The phrase, writer’s block conjures up images of authors and feature writers suffering with tortured faces staring into space. I don’t believe I’ve ever – let’s not say ‘suffered’ as it’s not life threatening – experienced writer’s block. I’ve had patches of procrastination. Moments of, I can’t be arsed to write and even a few days of distraction. But when I have sat down to write, that is exactly what I have done. I can’t claim that everything was worthy of being in print, but at least words hit the page.

I usually have more than one project on the go and so if I’m not feeling it for one, I can move on to the other and this helps me to maintain momentum. Also as I plan everything – sometimes to the nth degree – I’m always aware of what needs to be written. How smug does that make me sound.

However the test will be my next novel, I’ve already planned it and I’m choosing to concentrate solely on this and have no diversion project. So, who knows in three-months I may be writing about not being able to find my muse or that during the night the word elves came and emptied my head.

Free images (C) Deposit Photos

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20-20 Malcolm Havard

Today’s guest is historical novelist Malcolm Havard, a Yorkshireman now based in Cheshire and also a thoroughly nice chap.

What name do you write under? Malcolm Havard for my historical fiction and Mal Havard for my satirical comic novels, the latter being on-hold at present as I am trying to concentrate on one genre.

Where are you from, live or work? I currently live in Crewe in Cheshire though I am a Yorkshireman by birth. I have lived and worked all over the world. My day job is as a commercial surveyor which means I get to crawl around buildings, some of them quite interesting (but all-too many that aren’t!).  I am self-employed which allows me a fair amount of flexibility writing wise.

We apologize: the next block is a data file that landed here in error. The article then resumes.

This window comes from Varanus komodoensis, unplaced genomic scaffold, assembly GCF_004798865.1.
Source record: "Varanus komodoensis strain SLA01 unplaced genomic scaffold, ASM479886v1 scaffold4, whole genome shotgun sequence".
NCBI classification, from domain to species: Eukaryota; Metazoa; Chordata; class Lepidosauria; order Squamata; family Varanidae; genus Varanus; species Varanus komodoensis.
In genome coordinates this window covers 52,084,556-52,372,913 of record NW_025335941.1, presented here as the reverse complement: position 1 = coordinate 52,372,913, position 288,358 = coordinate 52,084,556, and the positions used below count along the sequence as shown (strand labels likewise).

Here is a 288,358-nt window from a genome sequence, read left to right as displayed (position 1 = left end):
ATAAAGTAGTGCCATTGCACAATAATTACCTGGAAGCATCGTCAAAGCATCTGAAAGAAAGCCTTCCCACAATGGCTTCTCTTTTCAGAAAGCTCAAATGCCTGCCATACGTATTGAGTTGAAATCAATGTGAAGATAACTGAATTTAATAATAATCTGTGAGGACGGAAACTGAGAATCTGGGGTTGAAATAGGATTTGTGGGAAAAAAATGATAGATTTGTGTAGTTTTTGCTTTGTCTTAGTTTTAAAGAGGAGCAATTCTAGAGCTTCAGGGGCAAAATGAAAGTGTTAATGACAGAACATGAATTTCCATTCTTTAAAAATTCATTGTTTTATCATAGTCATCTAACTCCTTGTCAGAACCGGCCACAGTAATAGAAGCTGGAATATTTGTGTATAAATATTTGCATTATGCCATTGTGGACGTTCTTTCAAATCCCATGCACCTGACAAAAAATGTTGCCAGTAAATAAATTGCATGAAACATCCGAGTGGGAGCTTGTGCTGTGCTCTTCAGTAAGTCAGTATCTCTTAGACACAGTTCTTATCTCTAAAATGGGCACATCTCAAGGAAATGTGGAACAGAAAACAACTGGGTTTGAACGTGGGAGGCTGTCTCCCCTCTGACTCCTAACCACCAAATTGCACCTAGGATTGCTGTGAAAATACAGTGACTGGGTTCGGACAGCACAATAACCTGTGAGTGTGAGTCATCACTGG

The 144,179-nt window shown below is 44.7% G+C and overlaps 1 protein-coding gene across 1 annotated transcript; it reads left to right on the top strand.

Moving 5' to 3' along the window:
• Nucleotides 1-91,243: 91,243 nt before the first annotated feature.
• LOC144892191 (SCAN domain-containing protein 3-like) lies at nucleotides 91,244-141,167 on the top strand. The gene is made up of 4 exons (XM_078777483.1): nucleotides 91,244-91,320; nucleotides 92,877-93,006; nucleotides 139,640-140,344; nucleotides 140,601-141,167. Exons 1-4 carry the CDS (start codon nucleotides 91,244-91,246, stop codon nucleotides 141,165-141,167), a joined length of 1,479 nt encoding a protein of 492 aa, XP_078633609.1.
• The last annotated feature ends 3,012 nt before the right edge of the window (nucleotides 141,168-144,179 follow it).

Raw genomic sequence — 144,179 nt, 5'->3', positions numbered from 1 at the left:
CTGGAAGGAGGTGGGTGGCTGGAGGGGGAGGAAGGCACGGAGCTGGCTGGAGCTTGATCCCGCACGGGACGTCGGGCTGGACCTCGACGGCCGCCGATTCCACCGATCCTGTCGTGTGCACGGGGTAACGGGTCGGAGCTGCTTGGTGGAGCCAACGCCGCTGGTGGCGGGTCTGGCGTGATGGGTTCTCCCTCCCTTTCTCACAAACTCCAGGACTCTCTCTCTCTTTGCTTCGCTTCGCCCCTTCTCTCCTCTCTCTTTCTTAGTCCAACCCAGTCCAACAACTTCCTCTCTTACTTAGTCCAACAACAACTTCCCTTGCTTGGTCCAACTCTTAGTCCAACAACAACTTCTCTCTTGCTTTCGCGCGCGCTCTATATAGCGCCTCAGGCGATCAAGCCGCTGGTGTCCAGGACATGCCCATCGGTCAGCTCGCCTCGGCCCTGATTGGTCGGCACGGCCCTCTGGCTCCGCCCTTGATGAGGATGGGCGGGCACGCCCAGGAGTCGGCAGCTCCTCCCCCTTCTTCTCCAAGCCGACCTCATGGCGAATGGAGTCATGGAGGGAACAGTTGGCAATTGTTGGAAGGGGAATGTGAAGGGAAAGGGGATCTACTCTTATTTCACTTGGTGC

Tell me two things that people may not know about you. I used to race single-seater racing cars, my first race had Damon Hill in the field (At least I think it was him, he was an awful long way in front of me!)

The second fact that people don’t know about me is what I am really nerdish about. Most would think it would be about aircraft. It’s not, my true obsessive knowledge is about Grand Prix motor racing of the 1960s and 70s.

Do you have any hobbies? I have too many hobbies! The leading ones are photography, walking, skiing and beer.

What is your favourite book(s) and why? One Day in the Life of Ivan Denisovich – Aleksandr Solzhenitsyn. It’s the first book I remember reading as a teenager that I know made an impression on me. It is a book about the Gulags, yes and it is bleak but there is also joy in it. It’s also a story of survival of the human spirit in the face of unfair treatment. As a contrast, I often reread Reaper Man by Terry Pratchett. It’s just so effortlessly funny.

Malcolm Havard

Who or what inspired you to become a writer? Writing fiction came also accidentally as a result of writing non-fiction. For various reasons I spent 25 months doing little else but write, first a thesis, then a short textbook and then a very long textbook, all told I wrote over 500,000 words. When all three projects had been put to bed I found I missed the routine. I had to fill it with something so I thought I would try writing fiction. I started not with a short story but went straight to a novel because I was used to long-form writing. It took a long time before I learned the trick of writing shorter stuff. Some say I never have…

What type of books/genre do you write? I now almost exclusively write 20th century historical fiction.

How would you describe your writing style? Introspective. Some would say excessively so! I am trying to wean myself off it.